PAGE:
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Case Studies and Evidence.

20 February 2014

OK. I’m going to stipulate up front that many of my readers know far, far more about this than I do. My educational background is in engineering, not medicine or epidemiology. I have, however, worked in direct collaboration with professional epidemiologists for many years, and with physicians for two decades, and I’ve taken a short course in epidemiology from the University of Michigan summer sessions. I say this not to argue from authority, but merely to say that I’m not talking entirely out of my ass. I have a minimal background. I do not claim to be an expert.

The course I took at UMich was “reading the medical literature”. Basically, it was a course for med students, residents, and other non-epidemiologists who work in medicine or medical research and need to be able to read and interpret medical papers. Can we critique papers for the quality of their evidence? What are the gold standards? How can we tell if a paper really supports its claims? What makes good a good basis for treatment?

I’m not going to rehash all of that today, but a couple of comments on yesterday’s post got me interested in reviewing the quality of evidence from case studies. Case studies are, by their very natures, anecdotes. There’s a big group of people out there who sort of rally around the cry, “the plural of anecdote is not evidence.” Well, certainly not always, but there is more to evidence than simply the peer-reviewed result of a double-blinded randomized controlled trial too. Evidence comes in many forms. I just learned, 20 minutes ago, of an aphorism (Thanks @amfeinman!) in statistics: “If you have a talking pig, you only need one.”

It is certainly true that the double-blinded randomized controlled trial is the gold standard of medical evidence. But there are other types of studies, like case control studies, which can provide crucial and important evidence. Like, you know, that smoking causes lung cancer [1]. But what kind of evidence do case studies provide?

In my course at UMich, the lecturer (a rather famous Canadian physician and epidemiologist) was adamant: Case Studies are not Evidence. His point was that you can’t generalize from case studies to general practice, and insofar as I’m qualified to argue the point, I agree. A case study is a single event. The information it provides is: “This thing has happened, and therefore can happen.” It does not provide any information about prevalence.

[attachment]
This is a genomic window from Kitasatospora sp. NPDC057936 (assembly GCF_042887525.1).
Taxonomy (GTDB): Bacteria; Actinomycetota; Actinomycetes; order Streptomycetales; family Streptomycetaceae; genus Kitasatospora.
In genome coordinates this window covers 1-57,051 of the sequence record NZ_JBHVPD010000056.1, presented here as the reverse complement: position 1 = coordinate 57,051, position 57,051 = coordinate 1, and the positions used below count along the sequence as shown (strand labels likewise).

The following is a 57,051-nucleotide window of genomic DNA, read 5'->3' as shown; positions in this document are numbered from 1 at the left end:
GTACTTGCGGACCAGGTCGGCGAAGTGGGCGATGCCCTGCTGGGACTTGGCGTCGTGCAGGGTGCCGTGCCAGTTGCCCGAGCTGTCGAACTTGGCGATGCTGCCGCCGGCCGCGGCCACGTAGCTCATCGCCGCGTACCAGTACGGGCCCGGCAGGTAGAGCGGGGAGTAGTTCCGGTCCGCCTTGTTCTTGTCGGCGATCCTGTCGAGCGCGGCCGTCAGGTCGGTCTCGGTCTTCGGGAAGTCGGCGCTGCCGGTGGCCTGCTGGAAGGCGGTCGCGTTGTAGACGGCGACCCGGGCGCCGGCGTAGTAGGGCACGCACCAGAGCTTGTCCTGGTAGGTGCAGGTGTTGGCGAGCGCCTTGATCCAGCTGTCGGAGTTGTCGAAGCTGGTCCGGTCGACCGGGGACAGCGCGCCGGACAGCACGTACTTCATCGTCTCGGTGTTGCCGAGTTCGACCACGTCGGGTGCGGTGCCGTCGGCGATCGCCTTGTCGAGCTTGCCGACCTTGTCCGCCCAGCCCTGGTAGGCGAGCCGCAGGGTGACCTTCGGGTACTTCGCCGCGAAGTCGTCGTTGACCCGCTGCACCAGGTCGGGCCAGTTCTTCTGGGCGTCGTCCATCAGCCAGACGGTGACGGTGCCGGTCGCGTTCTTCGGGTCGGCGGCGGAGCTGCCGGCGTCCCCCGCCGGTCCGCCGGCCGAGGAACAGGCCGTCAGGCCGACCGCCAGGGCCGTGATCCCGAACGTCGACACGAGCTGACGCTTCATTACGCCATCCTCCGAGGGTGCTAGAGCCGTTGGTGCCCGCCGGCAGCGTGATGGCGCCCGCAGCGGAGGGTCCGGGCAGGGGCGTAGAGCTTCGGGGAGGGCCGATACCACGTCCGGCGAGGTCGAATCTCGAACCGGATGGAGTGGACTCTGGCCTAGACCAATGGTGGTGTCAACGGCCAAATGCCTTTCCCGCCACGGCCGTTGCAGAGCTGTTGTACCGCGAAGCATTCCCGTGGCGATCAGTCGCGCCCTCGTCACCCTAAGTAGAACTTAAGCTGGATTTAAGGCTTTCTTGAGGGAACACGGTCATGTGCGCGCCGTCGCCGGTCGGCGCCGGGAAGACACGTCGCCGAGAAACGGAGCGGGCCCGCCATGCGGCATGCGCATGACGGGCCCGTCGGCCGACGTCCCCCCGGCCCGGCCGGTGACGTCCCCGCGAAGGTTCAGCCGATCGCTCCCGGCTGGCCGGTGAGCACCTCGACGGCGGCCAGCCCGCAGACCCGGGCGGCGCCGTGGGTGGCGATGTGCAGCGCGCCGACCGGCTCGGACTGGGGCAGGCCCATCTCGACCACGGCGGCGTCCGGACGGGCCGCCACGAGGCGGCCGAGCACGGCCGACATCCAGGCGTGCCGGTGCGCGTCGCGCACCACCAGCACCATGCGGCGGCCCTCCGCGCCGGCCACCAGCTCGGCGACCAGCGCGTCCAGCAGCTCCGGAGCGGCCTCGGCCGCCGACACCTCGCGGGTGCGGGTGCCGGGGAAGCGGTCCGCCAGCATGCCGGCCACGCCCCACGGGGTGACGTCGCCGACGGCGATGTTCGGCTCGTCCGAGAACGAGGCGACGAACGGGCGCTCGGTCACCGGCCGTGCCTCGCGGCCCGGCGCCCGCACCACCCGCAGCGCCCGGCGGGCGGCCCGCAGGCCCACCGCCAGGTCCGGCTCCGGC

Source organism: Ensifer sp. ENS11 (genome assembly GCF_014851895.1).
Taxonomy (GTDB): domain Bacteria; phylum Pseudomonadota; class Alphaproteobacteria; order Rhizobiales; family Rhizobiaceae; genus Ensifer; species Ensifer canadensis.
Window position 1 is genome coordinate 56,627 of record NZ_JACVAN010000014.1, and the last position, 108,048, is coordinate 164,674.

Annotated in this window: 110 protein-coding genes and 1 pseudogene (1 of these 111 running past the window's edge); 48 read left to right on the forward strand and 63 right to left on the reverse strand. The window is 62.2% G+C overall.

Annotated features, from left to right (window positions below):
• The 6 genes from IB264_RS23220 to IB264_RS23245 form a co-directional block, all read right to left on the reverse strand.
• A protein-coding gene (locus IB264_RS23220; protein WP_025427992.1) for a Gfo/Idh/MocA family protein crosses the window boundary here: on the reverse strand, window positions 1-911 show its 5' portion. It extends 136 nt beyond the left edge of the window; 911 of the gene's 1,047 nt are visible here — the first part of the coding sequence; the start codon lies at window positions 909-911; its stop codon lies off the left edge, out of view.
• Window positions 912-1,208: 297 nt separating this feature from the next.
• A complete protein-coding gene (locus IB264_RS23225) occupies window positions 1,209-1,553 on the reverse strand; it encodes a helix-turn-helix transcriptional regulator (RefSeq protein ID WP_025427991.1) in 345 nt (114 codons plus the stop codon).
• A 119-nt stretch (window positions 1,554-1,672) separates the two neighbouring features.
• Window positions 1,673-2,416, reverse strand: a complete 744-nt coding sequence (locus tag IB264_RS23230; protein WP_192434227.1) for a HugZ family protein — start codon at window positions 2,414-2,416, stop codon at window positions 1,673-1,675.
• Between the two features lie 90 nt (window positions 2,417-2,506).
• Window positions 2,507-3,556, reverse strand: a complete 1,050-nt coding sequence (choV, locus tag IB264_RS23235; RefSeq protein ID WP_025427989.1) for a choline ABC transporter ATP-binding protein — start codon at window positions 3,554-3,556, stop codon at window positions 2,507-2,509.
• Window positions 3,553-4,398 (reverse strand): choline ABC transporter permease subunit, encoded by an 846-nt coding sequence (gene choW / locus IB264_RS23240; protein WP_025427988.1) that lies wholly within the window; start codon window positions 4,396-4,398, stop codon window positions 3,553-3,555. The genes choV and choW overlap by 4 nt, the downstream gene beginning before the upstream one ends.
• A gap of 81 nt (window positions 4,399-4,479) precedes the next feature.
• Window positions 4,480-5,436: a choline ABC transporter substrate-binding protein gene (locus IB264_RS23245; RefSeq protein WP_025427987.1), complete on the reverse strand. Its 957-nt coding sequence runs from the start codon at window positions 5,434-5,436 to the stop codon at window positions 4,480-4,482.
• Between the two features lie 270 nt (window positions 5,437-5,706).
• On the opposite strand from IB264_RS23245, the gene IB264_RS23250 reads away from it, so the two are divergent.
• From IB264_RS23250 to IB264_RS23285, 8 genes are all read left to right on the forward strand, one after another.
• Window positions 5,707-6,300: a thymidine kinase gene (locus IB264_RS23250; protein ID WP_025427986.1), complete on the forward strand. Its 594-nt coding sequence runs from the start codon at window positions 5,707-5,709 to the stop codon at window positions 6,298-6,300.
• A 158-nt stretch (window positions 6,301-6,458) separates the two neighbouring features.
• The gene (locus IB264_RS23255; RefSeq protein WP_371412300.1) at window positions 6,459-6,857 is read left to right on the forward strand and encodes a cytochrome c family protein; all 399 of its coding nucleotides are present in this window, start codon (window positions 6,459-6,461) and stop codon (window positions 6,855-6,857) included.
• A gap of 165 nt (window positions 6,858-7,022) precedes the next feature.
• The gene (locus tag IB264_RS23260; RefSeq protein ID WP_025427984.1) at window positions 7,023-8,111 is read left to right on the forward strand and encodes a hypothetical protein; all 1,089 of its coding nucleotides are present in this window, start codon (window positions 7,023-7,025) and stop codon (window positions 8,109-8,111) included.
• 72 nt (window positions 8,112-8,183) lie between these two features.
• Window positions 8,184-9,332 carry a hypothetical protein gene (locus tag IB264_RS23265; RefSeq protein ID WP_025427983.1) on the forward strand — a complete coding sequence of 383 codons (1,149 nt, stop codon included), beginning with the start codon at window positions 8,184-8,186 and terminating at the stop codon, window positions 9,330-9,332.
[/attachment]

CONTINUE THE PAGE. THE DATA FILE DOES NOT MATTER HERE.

In logic, taking information from a single event and applying it generally is called “specious generalization”. Essentially, it means mixing up an “existence” statement and a “for all” statement. If we have successfully demonstrated that a particular element of a set has a property, it is a specious generalization to say that therefore all elements of the set have that property. While this seems obvious in plain language, it can be subtle in propositional calculus.

In disciplines that aren’t as rigorous – by necessity – as logic is, specious generalization may be required. After all, it is very difficult to prove that anything will be true in medicine for all people. We have to generalize and make assumptions, and apply specific knowledge generally. Also from my UMich course, the instructor said: “The only population that any study applies to for certain is the original study population.” And frankly, even then it may not be so certain. Confounders abound.

So case studies aren’t really evidence, unless they provide a counter example. If we believe that something is always true, and we have a case study where it isn’t, we have evidence that disproves our hypothesis. But that’s rarely the case in medicine. Case studies can also provide important safeguards. A case study of a complication may prove valuable in demonstrating that a technique is flawed, in surgery or anesthesia, for example.

If there are enough case studies that all say the same thing, then yes, they do become evidence of a sort. But generally, they become evidence that an event is worth research. Not necessarily evidence that we should immediately change practice or care delivery. So, those who claim that anything not properly randomized and controlled is nothing but useless anecdote are wrong. Anecdotes are not useless. Evidence comes in many flavors.

So, my take? Case studies are information. Information is valuable. Information can become evidence with further research. And dismissing case studies because they’re anecdotal is foolish.

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[1] Doll R, Hill AB, Smoking and Carcinoma of the Lung. Br Med J. 1950 September 30; 2(4682): 739–748.

2 Comments leave one →
  1. 20 February 2014 11:04

    Preach it, Brother!

  2. Jeff permalink
    23 February 2014 22:07

    the many exclusion criteria, short follow-up times and artificial environment of the RCT is a huge weakness rarely acknowledged. Now as medical record data become more available we are seeing RCT results and drugs thought to do x,y, z not replicated in real world data.

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